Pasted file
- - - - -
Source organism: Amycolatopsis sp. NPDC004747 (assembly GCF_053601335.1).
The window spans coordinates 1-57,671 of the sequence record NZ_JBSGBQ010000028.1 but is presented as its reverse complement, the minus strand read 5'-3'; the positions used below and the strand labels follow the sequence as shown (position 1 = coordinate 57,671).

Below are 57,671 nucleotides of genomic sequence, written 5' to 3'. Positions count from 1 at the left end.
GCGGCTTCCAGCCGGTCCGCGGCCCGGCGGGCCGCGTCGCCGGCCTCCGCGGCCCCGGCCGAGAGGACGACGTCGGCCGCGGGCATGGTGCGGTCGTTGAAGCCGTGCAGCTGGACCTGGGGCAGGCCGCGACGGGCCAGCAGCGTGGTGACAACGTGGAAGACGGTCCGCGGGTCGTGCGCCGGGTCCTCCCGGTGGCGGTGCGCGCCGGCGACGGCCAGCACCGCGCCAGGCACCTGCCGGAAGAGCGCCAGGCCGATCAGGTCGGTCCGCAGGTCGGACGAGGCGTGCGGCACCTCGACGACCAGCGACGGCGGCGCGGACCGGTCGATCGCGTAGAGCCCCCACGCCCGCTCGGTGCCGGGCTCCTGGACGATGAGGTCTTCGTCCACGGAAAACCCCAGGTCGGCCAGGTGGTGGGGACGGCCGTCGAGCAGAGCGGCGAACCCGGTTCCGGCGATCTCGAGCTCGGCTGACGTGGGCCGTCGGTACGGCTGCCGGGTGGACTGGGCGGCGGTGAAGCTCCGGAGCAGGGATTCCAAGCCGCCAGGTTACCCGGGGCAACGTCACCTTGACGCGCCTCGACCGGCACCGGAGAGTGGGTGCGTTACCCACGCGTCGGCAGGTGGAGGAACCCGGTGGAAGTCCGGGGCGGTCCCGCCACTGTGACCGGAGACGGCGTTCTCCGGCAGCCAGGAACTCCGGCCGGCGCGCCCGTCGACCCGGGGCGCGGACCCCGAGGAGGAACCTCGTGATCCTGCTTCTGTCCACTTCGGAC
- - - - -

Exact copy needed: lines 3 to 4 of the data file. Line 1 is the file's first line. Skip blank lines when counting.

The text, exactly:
Below are 57,671 nucleotides of genomic sequence, written 5' to 3'. Positions count from 1 at the left end.
GCGGCTTCCAGCCGGTCCGCGGCCCGGCGGGCCGCGTCGCCGGCCTCCGCGGCCCCGGCCGAGAGGACGACGTCGGCCGCGGGCATGGTGCGGTCGTTGAAGCCGTGCAGCTGGACCTGGGGCAGGCCGCGACGGGCCAGCAGCGTGGTGACAACGTGGAAGACGGTCCGCGGGTCGTGCGCCGGGTCCTCCCGGTGGCGGTGCGCGCCGGCGACGGCCAGCACCGCGCCAGGCACCTGCCGGAAGAGCGCCAGGCCGATCAGGTCGGTCCGCAGGTCGGACGAGGCGTGCGGCACCTCGACGACCAGCGACGGCGGCGCGGACCGGTCGATCGCGTAGAGCCCCCACGCCCGCTCGGTGCCGGGCTCCTGGACGATGAGGTCTTCGTCCACGGAAAACCCCAGGTCGGCCAGGTGGTGGGGACGGCCGTCGAGCAGAGCGGCGAACCCGGTTCCGGCGATCTCGAGCTCGGCTGACGTGGGCCGTCGGTACGGCTGCCGGGTGGACTGGGCGGCGGTGAAGCTCCGGAGCAGGGATTCCAAGCCGCCAGGTTACCCGGGGCAACGTCACCTTGACGCGCCTCGACCGGCACCGGAGAGTGGGTGCGTTACCCACGCGTCGGCAGGTGGAGGAACCCGGTGGAAGTCCGGGGCGGTCCCGCCACTGTGACCGGAGACGGCGTTCTCCGGCAGCCAGGAACTCCGGCCGGCGCGCCCGTCGACCCGGGGCGCGGACCCCGAGGAGGAACCTCGTGATCCTGCTTCTGTCCACTTCGGAC